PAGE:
Hurricane Irma swamped Jacksonville with 5 feet of water, but left Tampa unexpectedly dry — the opposite of what models had predicted for each city. This is the first year the National Hurricane Center has offered flooding projections. But the storm defied these terrifying predictions of 10 to 15 feet of water above average sea level on Florida’s Gulf Coast, which triggered urgent evacuation calls on Saturday.
As winds began to pick up in the Florida Keys on Saturday, Hurricane Irma's storm surge forecast was increased to as high as 15 feet as the stormed appeared headed for Tampa and Florida's Gulf Coast. In the face of a strengthening storm, the National Hurricane Center (NHC) has posted a storm surge warning for the Florida Keys, Tampa Bay, and the entire southern coast of Florida from Daytona Beach on the East Coast to the Suwannee River on the Gulf Coast.
As Hurricane Irma barrels toward south Florida with 175 mile-per-hour winds, several counties have issued mandatory evacuation orders, with more likely on the way.Residents who want to leave have only one direction to go: north. Traffic is already bad and will likely worsen before Sunday, when Irma is expected to make landfall.This map shows live traffic conditions from Google.
Muck Rack makes it simple to find people, tweets, or articles that mention any name, keyword, company, hashtag etc. We've compiled this guide to help you make the most of your search.
Selecting a term
Start searching tweets, articles from media outlets, articles mentioned in tweets, journalists'
names, titles and bios with some suggested searches:
Companies or Topics (e.g. iPhone, Microsoft)
Phrases (e.g. "cloud computing") — use quotes to keep the terms together
Twitter handles (e.g. @username) — returns those who have mentioned or replied to
Names (e.g. "David Pogue")
Hashtags (e.g. #sxsw, #london2012)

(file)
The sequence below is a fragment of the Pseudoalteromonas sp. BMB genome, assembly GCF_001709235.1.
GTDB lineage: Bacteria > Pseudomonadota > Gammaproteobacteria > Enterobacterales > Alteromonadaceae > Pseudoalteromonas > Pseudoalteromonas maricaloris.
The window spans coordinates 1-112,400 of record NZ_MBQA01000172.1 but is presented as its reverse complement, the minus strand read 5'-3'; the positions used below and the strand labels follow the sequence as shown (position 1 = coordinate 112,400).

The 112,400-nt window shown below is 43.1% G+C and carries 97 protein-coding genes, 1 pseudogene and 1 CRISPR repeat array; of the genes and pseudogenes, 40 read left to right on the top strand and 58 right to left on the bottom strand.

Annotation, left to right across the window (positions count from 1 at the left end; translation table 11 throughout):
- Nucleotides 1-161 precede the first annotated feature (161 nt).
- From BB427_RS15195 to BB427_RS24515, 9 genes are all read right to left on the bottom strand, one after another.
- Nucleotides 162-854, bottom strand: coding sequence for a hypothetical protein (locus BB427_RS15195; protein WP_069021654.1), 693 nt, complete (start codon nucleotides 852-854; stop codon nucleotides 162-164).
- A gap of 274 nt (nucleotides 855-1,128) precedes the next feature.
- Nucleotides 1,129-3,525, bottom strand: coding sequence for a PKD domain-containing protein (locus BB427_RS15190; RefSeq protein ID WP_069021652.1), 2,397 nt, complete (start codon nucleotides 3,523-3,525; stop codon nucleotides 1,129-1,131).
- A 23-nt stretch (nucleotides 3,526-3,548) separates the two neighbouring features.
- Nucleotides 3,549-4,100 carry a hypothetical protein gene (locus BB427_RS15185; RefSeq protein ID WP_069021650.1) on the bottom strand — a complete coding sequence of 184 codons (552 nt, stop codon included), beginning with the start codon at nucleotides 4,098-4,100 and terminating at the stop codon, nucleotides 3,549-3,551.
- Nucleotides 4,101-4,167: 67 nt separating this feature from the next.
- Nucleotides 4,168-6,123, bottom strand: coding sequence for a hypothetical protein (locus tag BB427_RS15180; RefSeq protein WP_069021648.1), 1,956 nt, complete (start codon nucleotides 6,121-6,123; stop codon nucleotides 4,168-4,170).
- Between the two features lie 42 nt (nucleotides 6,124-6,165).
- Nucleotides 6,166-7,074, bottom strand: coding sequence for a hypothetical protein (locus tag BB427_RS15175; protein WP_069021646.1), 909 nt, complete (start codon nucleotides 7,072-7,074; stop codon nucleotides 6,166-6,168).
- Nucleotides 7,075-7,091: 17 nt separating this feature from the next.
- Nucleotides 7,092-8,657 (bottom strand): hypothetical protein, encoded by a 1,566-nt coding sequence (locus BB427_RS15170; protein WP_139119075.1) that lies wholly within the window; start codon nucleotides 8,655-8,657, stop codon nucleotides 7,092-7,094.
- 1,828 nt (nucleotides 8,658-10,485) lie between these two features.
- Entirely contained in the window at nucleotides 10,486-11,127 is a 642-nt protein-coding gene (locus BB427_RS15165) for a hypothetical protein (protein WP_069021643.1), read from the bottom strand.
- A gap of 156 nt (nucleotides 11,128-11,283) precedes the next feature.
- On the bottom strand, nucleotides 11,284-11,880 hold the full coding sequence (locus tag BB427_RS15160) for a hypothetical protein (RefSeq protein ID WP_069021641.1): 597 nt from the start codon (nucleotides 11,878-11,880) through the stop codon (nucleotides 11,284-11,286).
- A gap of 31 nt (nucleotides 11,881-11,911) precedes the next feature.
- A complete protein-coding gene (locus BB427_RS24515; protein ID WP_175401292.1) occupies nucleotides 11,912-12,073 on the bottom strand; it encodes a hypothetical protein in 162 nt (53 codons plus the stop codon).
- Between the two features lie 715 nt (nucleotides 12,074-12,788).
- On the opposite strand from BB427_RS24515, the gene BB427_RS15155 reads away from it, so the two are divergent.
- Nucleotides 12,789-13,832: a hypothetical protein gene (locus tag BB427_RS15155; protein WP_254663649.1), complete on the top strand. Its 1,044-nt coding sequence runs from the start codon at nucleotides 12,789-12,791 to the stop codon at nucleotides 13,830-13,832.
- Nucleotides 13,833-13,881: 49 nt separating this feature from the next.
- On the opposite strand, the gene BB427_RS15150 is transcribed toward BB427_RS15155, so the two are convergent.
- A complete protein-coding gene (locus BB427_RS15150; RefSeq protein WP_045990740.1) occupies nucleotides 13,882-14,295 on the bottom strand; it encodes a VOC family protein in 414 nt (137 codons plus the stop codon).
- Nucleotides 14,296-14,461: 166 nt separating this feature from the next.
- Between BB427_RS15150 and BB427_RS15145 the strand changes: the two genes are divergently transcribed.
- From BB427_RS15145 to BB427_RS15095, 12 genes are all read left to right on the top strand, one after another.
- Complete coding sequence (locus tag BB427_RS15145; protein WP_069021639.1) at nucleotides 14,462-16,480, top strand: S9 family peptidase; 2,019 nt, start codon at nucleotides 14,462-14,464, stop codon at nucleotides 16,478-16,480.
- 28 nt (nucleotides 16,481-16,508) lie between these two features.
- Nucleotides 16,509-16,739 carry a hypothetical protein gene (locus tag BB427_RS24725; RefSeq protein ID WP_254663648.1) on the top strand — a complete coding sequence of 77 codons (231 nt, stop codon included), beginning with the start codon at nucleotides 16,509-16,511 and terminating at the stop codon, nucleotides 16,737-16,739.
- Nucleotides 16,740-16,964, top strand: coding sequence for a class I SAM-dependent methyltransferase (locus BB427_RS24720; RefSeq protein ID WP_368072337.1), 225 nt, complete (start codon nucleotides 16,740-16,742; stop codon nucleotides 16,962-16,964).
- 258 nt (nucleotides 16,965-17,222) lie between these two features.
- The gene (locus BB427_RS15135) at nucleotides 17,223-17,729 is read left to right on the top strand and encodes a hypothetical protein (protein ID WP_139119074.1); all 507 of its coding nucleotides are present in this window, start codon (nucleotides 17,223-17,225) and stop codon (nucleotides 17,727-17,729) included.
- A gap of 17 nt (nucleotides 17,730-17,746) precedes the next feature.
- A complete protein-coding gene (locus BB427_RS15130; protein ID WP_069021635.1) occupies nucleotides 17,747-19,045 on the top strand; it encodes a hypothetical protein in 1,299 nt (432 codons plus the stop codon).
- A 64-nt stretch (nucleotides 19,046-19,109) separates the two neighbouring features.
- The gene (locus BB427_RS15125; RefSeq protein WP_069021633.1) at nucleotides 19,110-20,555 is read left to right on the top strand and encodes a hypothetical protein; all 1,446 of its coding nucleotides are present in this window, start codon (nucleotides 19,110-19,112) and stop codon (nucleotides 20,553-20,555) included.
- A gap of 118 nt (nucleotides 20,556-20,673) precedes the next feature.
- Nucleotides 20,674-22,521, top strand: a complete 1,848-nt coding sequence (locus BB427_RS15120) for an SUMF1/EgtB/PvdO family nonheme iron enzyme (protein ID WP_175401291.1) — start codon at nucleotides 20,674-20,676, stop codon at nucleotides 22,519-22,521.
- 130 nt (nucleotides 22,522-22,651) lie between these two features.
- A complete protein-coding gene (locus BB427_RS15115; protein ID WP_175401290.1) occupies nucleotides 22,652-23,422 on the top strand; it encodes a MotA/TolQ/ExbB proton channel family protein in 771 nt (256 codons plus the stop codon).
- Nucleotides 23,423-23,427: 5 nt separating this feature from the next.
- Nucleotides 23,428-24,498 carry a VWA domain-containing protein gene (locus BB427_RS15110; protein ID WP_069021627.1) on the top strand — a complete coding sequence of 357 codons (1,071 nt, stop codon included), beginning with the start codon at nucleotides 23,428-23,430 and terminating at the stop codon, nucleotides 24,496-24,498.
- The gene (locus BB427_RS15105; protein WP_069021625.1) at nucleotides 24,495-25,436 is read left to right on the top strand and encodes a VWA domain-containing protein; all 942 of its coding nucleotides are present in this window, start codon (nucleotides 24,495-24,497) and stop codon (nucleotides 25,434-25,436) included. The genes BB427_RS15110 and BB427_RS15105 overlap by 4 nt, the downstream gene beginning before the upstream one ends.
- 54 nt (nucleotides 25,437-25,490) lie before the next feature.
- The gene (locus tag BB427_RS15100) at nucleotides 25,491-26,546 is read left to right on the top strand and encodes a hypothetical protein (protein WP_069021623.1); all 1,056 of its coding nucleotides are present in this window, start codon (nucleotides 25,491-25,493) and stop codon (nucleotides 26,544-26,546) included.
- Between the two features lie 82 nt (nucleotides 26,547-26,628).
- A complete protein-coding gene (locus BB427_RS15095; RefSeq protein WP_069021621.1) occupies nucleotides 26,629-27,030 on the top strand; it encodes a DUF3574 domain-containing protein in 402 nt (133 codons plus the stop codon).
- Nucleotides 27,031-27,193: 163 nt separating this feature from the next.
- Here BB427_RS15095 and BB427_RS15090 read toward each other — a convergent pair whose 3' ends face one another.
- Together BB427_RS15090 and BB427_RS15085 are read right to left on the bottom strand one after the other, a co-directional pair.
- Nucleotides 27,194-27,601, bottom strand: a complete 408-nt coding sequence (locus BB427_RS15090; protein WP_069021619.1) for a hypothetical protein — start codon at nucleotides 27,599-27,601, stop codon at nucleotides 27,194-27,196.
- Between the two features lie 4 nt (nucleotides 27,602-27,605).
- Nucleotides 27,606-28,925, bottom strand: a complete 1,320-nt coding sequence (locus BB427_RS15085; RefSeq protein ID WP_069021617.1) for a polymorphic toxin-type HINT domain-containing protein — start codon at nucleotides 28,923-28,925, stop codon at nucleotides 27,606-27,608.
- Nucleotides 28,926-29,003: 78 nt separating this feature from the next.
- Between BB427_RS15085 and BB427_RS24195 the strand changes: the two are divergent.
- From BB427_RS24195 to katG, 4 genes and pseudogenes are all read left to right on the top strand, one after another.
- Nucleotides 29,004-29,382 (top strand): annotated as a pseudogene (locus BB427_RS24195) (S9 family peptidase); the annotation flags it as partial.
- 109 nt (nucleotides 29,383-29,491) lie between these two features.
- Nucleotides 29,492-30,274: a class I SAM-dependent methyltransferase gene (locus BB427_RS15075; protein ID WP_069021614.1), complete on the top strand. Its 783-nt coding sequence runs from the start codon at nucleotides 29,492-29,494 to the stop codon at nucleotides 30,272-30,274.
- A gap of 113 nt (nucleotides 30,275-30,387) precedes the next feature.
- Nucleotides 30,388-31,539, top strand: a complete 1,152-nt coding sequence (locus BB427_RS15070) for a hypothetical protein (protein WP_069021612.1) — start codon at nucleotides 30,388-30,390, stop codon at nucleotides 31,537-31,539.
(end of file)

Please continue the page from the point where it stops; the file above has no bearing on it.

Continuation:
Bio details (e.g. vegan, Olympics, father)
Muck Rack's Advanced Search allows for many boolean operators.
Find results that mention multiple specified terms, use AND or
+. For example, ensure each result contains both Elon Musk and Mark Zuckerberg by
searching Obama AND Romney or Obama + Romney.
Use the operators OR or , to broaden your search when you'd like either of
multiple terms to appear in results. (This is the default behavior of our search when no operators
are used.) For example, search for democrat OR republican to find results that refer to
Democrats and/or Republicans.
Use NOT or - to subtract results from your search. For
example, searching Disney will yield results about the Walt Disney Company as well as Walt Disney
World Resort. To exclude mentions of Disney World, search for Disney -World or Disney
When using one of these operators with a phrase, enclose it in quotation marks. For example, you can
find results about smartphones excluding Apple's iPhone 4S by searching smartphone -"iPhone
Exact case matching or punctuation
If you're searching for a brand name or keyword that relies on specific punctuation marks or capitalization, you can
find results that match your exact query by adding matchcase: before the keyword you're searching for, like matchcase:E*TRADE .
Use parentheses to separate multiple
boolean phrases. For example, to find journalists talking about having fun in Disney World or
Disneyland, search for ("disney world" OR disneyland) AND fun.
An asterisk can be used to search for any variation of a root word truncated by the asterisk. For example, searching for admin* will return results for administrator, administration, administer, administered, etc.
A near operator is an AND operator where you can control the distance between the words. You can vary the distance the near operation uses by adding a forward slash and number (between 0-99) such as strawberries NEAR/10 "whipped cream", which means the strawberries must exist within 10 words of "whipped cream".